Vol 2: Everyday Struggles—Hip Hop’s New Counter-Culture


Welcome back to Music for the Rest of Us—an exploration of dope music made with artistic integrity. If you missed the first edition, you can read it here. In short, this column is dedicated to music that’s about something more than just the turn up.

Before the DealI just finished listening to Mark Battle’s new release: Before the Deal (BTD). If you aren’t familiar with Mark Battles, he’s a dope MC out of Indianapolis that makes music you’ll want to add to your rotation, as opposed to listening to it once then forgetting it’s on your phone. His latest project, BTD, happily met my expectations. My first intro to Battles was his mixtape Shelter Food which instantly made me a fan of his casual, less is more, flow. A lot of cats who try to say something worth listening to either spend too much time using random words plucked from the dictionary, or they rap fast whilst saying nothing.

Yay or Nay? In BTD, Battles presents a self-portrait, giving a glimpse into what he prioritizes, what drives him, and what it means to be the master of your destiny as an MC in 2016. In a nutshell, this album is all about perseverance and drive in the face of slim odds. The beats aren’t earth-shattering, even though there are a few gems that’ll have you nodding your head. If you like to put an album on, press play, and let it take you on a journey, you should definitely give this album a listen. It’s a definite Yay!

BTD is about the battle, no pun intended, of being a Black man from humble beginnings. This isn’t anything new, but what’s refreshing is it outlines what it takes to win in today’s Hip Hop without being a wack stereotype. Cats have been lying on wax about their millions for a minute. And even for the few who rode those lies to actually making millions, their hyperbole does nothing for youngstas in the trap… other than ensuring they remain in the trap.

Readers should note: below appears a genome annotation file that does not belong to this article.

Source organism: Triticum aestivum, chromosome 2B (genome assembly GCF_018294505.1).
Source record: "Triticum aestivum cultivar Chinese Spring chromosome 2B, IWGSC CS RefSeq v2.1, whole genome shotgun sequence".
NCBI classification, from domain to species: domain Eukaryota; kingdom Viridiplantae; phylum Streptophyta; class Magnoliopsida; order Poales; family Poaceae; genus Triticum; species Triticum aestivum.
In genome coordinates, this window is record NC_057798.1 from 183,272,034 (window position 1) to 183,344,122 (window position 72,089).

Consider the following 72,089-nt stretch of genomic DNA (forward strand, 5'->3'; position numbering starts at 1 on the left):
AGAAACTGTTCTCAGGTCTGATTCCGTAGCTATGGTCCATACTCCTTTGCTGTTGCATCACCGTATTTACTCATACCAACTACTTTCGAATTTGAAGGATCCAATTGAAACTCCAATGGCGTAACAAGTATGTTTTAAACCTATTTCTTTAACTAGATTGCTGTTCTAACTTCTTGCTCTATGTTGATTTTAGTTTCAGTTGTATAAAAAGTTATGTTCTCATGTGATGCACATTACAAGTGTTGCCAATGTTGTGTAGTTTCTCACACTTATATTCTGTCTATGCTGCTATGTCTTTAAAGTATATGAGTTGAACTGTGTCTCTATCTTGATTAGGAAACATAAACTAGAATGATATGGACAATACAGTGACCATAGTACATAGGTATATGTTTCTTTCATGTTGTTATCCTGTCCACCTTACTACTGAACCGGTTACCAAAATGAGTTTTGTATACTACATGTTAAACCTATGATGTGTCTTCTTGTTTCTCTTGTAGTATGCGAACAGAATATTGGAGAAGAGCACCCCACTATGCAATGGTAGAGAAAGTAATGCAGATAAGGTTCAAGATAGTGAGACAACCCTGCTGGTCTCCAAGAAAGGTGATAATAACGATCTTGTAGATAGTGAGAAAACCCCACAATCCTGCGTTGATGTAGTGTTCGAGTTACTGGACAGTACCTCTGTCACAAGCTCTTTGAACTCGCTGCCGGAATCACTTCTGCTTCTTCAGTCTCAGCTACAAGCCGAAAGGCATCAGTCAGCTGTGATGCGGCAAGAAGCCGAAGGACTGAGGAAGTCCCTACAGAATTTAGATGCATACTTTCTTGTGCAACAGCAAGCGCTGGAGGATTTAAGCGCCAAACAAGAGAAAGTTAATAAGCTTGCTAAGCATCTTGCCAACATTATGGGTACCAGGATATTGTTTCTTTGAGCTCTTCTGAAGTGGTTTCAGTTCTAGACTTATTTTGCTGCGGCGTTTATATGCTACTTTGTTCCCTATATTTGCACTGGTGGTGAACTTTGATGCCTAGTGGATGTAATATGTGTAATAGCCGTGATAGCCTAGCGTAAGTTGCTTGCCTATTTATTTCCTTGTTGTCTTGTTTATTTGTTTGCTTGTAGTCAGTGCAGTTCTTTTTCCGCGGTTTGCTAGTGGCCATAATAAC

Who is the enemy in this battle? In the second track on the album, “This is Me,” Battles gives notice that he recognizes game and is prepared for the fight. He sees what awaits him on the path to stardom: lies, rumors, betrayal, and pressure to make ignorant music. The beauty of being an indie artist is you make music that you feel. That authenticity builds your following but then at some point non-artists will tell you what you need to say, wear, and be in order to be successful. It’s like Chappelle’s Show seasons one and two when Chappelle had creative control (wildly successful) vs. season three when other people tried to force their way into the creative process (epic fail). Battles has a clear voice as an artist, and if you try to add artificial flavors to it, he’s not trying to deal with you.

Why fight the battle? This album isn’t about bottles and fly whips and other things thousandaires spend their money on—to the amusement of the truly wealthy. BTD gives you a glimpse of the odds Battles faced, from being a young father, to the soul crushing economic conditions of the inner city, to the ever-present dark side of the hood that consumes too many lives. In understanding the scarcity that comes in a market-based economy, Battles gives zero fucks about people who don’t have his or his fam’s best interest in mind. “No Love” is two proverbial middle fingers to any and everyone he sees as being on the other side, obstructing his family’s well-being. His family will not live trapped in poverty. Not on his watch.

What Does Success Look Like? On the track “Wit It,” Battles indulges in classic Hip Hop braggadocio, articulating his appreciation of his own greatness. To avoid the champagne and fancy car clichés, he stays more high level and talks about the mentality of being great. He gets a bit more tangible in his definition of success on “Grounded.” This track is a two minute and sixteen second mission statement that can be synopsized like so: I’m here to make money to open doors for my family, not to get caught up with groupies and fame.

Like all art, there is plenty to critique—including Battles embracing being non-committal romantically, yet desiring to have something meaningful with women. But beyond the nitpicking, there’s so much good in this album for heads to enjoy.

If you want to hear more music from artists like Mark Battles, be sure to check out the Vaytus app in the iOS App Store.

Music for the Rest of Us is an exploration of dope music made with artistic integrity— music that’s about something more than just the turn up. Written by Aniefre Essien.

By Aniefre Essien

Aniefre is a Los Angeles native with varied interests ranging from the Afro-Brazilian martial art of capoeira to an undying love of Lakers basketball, even in the lean years. He's an alum of both San Francisco State University (BS) and the University of Michigan (MBA), and is a firm believer in education as its own reward.